Mach 10 Breakthrough: GE’s New Hypersonic Jet Engine Could Transform Air Travel

January 3, 2024 Topic: Hypersonic Aircraft Region: Americas Blog Brand: The Buzz Tags: Hypersonic AircraftHypersonicEnginesAir ForceGE

Mach 10 Breakthrough: GE’s New Hypersonic Jet Engine Could Transform Air Travel

The race to field reusable hypersonic aircraft got a whole lot hotter last month, with GE Aerospace announcing a breakthrough in high-speed jet engine design that could potentially allow conventional aircraft to fly at speeds that exceed Mach 10.

The race to field reusable hypersonic aircraft got a whole lot hotter last month, with GE Aerospace announcing a breakthrough in high-speed jet engine design that could potentially allow conventional aircraft to fly at speeds that exceed Mach 10.

According to GE’s press release, the company recently demonstrated “what is believed to be a world-first hypersonic dual-mode ramjet (DMRJ) rig test with rotating detonation combustion (RDC) in a supersonic flow stream.” This means leveraging rotating detonation combustion – a far more efficient means of power production – within a dual-mode ramjet (also sometimes called a dual-mode scramjet). Ramjets and scramjets are air-breathing jet engines that don’t function well at low speeds, but can power an aircraft or weapon from around Mach 3 up to Mach 5 and well beyond.

This would be a significant development toward producing dual-mode ramjet/scramjets with far greater range, but could represent an even bigger breakthrough if combined with a similarly Rotating Detonation Combustion-equipped turbofan engine in what’s commonly called a turbine-based combined cycle (TBCC) propulsion system. And those wheels are already turning. GE first acknowledged that it was working with the Defense Advanced Research Projects Agency (DARPA) and the Air Force Research Lab (AFRL) on an RDC-equipped TBCC engine in June of this year.

“GE engineers are now testing the transition mode at high-supersonic speeds as thrust transitions from the RDE-equipped turbine and the dual-mode ramjet/scramjet,” GE Aerospace Military Engines CEO Amy Gowder told Aviation Week.  

This TBCC engine would combine four different types of air-breathing jet engine technologies into a single combined system that would allow an aircraft to take off and land under conventional turbofan power, while also achieving hypersonic speeds under scramjet power during sustained flight – a concept that has been proposed by at least three other firms before.

But GE’s design is the first to incorporate Rotating Detonation Combustion, which could make such an engine far more compact and efficient than previous efforts, potentially resulting in a much more practical approach to hypersonic flight. 

A working TBCC engine has long been seen as the Holy Grail for reusable hypersonic aircraft, as the exotic propulsion systems powering today’s hypersonic weapons can’t function at low enough speeds needed to land aircraft, making them single-use. 


Last November, Atlanta-based aviation firm Hermeus demonstrated their turbine-based combined cycle Chimera engine could successfully transition from turbojet to ramjet power in a high-speed wind tunnel. About a month later, Virginia-based Leidos secured a $334 million contract from the Air Force Research Lab to continue development on an even more capable turbofan-to-scramjet design that would function similarly but could potentially achieve much higher speeds. And most secretive of all, Lockheed Martin announced success in ground-testing a similar turbofan-to-dual-mode-scramjet design with Aerojet Rocketdyne back in 2017 as part of the now highly secretive SR-72 program.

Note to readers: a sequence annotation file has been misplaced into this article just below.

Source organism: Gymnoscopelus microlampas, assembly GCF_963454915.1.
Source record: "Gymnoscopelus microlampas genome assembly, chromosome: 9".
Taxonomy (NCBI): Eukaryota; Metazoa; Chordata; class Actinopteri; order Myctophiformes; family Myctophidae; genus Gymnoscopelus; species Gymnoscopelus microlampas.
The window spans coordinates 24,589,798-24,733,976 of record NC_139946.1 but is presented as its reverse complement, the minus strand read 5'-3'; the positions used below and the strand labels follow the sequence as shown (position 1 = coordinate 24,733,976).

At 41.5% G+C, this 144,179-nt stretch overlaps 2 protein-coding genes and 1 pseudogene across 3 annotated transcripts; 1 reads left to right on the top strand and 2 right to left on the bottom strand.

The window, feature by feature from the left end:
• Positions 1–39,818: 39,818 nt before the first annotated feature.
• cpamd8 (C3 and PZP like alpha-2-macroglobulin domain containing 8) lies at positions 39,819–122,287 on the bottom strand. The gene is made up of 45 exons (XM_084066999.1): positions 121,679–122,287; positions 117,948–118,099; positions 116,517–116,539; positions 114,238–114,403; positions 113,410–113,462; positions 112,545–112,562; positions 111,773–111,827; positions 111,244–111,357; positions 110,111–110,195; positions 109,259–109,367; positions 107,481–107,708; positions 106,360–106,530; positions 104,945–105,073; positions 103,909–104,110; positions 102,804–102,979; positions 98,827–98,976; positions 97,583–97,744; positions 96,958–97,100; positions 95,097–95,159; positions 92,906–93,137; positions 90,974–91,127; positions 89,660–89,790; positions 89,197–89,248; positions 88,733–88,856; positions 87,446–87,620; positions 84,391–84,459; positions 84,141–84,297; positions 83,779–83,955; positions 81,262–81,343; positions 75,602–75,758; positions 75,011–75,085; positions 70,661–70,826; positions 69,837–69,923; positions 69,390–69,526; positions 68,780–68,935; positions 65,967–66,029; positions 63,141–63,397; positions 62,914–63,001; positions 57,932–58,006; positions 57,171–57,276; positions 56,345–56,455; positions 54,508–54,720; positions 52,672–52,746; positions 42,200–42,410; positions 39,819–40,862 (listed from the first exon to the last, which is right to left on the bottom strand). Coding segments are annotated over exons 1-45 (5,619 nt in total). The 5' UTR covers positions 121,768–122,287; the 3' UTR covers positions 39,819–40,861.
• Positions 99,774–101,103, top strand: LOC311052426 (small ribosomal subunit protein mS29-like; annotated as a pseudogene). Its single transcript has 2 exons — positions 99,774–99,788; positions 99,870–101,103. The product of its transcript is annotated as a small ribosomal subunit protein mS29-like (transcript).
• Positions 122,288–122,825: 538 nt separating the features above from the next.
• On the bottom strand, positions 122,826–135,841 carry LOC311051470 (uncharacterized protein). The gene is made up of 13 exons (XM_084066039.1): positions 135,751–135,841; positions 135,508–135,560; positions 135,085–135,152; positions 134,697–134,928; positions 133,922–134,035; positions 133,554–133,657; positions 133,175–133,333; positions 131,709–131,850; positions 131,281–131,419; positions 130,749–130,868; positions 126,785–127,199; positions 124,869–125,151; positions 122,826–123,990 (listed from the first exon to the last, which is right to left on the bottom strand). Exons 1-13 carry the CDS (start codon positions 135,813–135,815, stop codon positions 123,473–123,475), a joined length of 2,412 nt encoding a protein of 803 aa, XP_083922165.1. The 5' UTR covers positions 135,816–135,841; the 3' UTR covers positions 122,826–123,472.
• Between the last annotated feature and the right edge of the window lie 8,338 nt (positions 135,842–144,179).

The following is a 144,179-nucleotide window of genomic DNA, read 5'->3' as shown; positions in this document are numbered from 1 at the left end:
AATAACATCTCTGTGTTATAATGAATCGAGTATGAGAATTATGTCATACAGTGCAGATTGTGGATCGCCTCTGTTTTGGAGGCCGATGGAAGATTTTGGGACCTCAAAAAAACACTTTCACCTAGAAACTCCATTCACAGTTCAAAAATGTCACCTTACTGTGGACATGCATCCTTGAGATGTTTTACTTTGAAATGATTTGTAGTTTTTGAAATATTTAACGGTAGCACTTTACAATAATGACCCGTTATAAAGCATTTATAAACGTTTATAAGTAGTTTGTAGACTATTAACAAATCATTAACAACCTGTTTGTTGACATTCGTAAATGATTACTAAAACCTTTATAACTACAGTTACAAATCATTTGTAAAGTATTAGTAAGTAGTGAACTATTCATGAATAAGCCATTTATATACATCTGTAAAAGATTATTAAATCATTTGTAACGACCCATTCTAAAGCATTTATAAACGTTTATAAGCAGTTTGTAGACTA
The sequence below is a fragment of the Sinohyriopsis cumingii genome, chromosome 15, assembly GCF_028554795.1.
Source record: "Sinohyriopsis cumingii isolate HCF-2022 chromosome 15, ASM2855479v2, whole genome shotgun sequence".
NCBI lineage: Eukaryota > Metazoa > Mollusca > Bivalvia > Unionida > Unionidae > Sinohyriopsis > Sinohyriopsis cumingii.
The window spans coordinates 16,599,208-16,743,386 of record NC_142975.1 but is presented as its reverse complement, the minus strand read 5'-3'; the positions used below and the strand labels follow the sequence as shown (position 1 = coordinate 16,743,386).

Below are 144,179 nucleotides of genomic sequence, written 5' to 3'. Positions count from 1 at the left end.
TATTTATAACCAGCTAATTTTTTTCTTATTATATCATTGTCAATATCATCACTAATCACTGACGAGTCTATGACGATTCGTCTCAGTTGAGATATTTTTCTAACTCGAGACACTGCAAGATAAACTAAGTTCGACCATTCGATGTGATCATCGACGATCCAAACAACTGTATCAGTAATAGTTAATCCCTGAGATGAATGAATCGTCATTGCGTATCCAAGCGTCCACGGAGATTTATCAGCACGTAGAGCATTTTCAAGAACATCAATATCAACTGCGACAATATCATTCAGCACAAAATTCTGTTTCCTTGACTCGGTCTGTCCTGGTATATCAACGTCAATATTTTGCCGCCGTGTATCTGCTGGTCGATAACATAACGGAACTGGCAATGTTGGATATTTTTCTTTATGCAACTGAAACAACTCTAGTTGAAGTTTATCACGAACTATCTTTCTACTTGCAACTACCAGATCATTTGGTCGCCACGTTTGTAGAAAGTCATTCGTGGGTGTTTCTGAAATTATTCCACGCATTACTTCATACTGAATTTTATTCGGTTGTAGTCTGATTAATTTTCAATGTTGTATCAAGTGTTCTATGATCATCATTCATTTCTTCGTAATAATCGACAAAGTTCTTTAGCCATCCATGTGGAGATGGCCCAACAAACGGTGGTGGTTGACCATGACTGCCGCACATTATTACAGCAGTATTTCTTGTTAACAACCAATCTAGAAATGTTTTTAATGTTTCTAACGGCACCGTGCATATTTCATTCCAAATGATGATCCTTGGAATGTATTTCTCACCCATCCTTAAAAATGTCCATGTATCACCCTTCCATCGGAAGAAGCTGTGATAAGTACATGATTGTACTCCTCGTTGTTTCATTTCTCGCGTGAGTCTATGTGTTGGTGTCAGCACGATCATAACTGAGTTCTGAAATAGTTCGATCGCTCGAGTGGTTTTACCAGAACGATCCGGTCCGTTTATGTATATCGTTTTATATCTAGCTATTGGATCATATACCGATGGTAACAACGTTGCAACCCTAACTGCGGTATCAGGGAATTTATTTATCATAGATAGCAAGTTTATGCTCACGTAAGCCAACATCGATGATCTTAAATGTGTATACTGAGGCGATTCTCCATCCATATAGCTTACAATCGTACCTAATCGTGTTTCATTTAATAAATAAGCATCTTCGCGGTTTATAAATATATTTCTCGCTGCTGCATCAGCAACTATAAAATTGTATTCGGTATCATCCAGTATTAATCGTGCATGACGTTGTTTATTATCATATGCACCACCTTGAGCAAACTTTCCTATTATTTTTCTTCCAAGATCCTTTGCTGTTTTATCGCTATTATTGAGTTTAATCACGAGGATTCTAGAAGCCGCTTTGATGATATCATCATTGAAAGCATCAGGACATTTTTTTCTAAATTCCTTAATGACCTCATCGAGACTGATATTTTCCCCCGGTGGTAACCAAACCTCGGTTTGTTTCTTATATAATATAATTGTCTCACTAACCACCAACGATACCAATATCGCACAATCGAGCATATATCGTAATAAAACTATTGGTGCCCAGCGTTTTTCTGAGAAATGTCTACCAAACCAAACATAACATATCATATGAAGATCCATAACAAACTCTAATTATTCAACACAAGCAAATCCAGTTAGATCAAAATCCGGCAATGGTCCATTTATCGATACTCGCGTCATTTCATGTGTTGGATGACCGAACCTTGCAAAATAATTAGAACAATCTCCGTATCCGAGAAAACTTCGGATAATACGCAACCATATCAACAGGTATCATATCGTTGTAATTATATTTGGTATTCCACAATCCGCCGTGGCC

But while each of these designs is quite promising, this new announcement out of GE Aerospace may represent the most promising combined cycle hypersonic propulsion system revealed to date, as it incorporates a similar turbofan-to-dual mode scramjet as the SR-72 and Mayhem efforts, but adds yet another exotic propulsion system into the mix in the form of a rotating detonation engine. 

This addition could help to overcome the biggest technical hurdle Lockheed Martin’s SR-72 program was known to face: bridging the gap between speeds attainable under turbofan power (which begins to drop in efficiency above Mach 2) and scramjet power (which functions less efficiently at speeds below Mach 4).

Based on GE’s claims, their Hypersonic Dual-Mode Ramjet with Rotating Detonation Combustion engine could not only achieve similar or even greater speeds as other hypersonic engine designs, but could offer a significant boost in fuel economy — and as a result, range — in what may prove to be an overall smaller and lighter package. 

This program has been underway for only about a year, according to the GE press release, but has matured rapidly thanks, in part, to GE’s acquisition of hypersonic-focused Innoveering LLC, last year. Inoveering brought a great deal of experience developing high-speed inlet designs, which play a vital role in the function of any jet engine. In a dual-mode scramjet, the inlet geometry must not only be precise but often also needs to be adjustable to manage the placement of shockwaves in the airstream at different flight speeds (more on that later).